Welsh (' or '','' pronounced (:kəmˈrɑːɨɡ, ə ɡəmˈrɑːɨɡ)) is a member of the Brittonic branch of the Celtic languages spoken natively in Wales, by some in England, and in ''Y Wladfa'' (the Welsh colony in Chubut Province, Argentina). Historically it has also been known in English as "the British tongue", "Cambrian",〔Nolan, Edward Henry. ''Great Britain As It Is'' (1859). p.47〕 "Cambric"〔Jackson,John. ''Chronological Antiquities'' (1752). p.143〕 and "Cymric".〔D. Walter Thomas, Edward Hughes. ''The Cymric language'' (1879)〕
The 2011 UK Census counted 3.1 million residents of Wales. Of these, 73% (2.2 million) reported having no Welsh language skills. Of the residents of Wales, 25% of the population is not from the country. Of the residents of Wales aged three and over, 19% (562,000) reported being able to speak Welsh, and 77% of these were able to speak, read, and write the language (making 431,000 – 15% of the total population). This can be compared with the 2001 Census, in which 20.8% of the population (582,000) reported being able to speak Welsh.〔(Census 2001, Report on the Welsh language ) (PDF)〕 In surveys carried out between 2004 and 2006, 57% (315,000) of Welsh speakers described themselves as fluent in the written language.〔(The Welsh Language Surveys of 2004-06 ) (PDF)〕
A greeting in Welsh is one of 55 languages included on the Voyager Golden Record chosen to be representative of Earth in NASA's Voyager program launched in 1977.〔(【引用サイトリンク】title=Greetings to the Universe in 55 Different Languages )〕 The greetings are unique to each language, with the Welsh greeting being ', which translates into English as "Good health to you now and forever".〔(【引用サイトリンク】title=Welsh greetings )〕〔(Walesonline.co.uk The Welsh message hurtling through space )〕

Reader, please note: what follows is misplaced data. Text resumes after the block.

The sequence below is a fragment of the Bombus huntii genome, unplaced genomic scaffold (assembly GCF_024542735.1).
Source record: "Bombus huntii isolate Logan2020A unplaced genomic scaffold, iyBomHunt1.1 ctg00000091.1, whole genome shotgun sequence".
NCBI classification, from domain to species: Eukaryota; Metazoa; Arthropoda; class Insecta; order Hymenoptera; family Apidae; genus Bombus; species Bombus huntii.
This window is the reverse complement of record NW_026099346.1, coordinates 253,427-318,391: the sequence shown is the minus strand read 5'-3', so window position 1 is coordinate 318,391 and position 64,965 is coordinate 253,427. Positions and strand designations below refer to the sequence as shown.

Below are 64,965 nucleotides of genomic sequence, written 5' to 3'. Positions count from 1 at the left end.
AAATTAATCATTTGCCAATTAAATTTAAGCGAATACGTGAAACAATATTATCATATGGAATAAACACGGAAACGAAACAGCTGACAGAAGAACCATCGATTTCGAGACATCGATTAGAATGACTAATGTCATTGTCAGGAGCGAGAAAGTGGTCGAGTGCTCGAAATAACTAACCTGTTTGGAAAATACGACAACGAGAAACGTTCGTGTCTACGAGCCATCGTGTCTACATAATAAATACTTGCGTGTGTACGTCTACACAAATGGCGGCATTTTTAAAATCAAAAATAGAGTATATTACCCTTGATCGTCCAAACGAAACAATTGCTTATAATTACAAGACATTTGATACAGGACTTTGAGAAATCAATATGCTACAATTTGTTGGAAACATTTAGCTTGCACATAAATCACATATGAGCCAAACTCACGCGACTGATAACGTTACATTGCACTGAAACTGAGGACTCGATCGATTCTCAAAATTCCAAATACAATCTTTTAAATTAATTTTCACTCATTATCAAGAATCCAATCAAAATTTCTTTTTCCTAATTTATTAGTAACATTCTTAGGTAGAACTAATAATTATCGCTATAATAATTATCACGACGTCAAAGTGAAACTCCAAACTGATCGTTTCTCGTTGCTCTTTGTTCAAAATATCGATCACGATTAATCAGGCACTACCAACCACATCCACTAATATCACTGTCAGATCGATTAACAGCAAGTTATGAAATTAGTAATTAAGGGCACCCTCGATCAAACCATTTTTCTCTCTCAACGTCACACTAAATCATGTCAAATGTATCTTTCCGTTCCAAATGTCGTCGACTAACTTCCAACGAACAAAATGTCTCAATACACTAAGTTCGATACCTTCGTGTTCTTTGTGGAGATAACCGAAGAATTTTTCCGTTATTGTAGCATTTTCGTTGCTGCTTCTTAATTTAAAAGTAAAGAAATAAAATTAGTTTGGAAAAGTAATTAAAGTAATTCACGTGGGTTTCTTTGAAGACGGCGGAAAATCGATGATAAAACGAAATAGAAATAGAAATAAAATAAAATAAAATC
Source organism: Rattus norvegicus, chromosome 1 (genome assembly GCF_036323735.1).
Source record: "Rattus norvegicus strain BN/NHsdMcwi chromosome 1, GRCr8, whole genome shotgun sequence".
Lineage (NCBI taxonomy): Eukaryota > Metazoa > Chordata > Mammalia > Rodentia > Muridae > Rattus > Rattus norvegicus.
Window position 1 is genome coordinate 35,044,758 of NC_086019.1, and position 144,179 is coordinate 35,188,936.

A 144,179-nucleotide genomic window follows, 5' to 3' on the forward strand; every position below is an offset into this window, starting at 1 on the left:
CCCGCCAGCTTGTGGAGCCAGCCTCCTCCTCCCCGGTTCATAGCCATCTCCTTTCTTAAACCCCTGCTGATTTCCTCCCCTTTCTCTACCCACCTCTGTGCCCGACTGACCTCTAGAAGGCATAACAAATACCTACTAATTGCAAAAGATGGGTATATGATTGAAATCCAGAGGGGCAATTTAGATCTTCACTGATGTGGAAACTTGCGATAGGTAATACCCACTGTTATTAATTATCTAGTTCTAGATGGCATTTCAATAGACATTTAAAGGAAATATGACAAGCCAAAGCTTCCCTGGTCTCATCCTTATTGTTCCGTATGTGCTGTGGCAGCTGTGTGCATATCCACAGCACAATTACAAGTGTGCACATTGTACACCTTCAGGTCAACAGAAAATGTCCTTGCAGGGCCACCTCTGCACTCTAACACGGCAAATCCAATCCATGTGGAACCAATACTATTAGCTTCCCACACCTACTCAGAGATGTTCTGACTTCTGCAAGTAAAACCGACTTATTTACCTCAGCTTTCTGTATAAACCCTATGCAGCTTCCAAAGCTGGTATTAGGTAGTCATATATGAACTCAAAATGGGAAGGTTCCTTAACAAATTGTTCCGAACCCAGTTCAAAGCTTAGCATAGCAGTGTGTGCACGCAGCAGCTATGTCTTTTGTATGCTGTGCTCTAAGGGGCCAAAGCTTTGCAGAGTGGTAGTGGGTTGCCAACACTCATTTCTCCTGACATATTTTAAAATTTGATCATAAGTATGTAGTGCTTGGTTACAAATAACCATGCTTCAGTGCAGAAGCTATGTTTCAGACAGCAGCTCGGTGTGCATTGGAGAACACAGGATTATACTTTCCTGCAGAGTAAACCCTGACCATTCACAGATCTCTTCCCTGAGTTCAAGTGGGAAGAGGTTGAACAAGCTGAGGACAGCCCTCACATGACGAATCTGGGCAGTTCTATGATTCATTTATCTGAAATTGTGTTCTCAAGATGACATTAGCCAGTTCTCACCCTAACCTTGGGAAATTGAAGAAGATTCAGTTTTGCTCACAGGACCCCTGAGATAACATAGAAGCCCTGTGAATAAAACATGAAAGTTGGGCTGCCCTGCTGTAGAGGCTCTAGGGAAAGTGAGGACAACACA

The Welsh Language (Wales) Measure 2011 gave the Welsh language official status in Wales,〔(【引用サイトリンク】publisher=Welsh Assembly Government )〕 making it the only language that is ''de jure'' official in any part of the United Kingdom, English being ''de facto'' official.
Throughout Wales, roadsigns are bilingual with Welsh and English (e.g. Chepstow is the English name, also given as Cas-gwent which is the Welsh name). The language that appears on the signs first is decided by the local government.
(詳細はCommon Brittonic, the common ancestor of Welsh, Breton, Cornish and the extinct language known as Cumbric.
Four periods are identified in the history of Welsh, with rather indistinct boundaries: The period immediately following the language's emergence from Brittonic is sometimes referred to as Primitive Welsh; this was followed by the Old Welsh period, considered to stretch from the beginning of the 9th century to the 12th century.〔 The Middle Welsh period is considered to have lasted from then until the 14th century, when the Modern Welsh period began, which in turn divided into Early and Late Modern Welsh.
The name ''Welsh'' originated as an exonym given to its speakers by the Anglo-Saxons, meaning "foreign speech" (see Walha). The native term for the language is ''Cymraeg'' and ''Cymru'' for "Wales".
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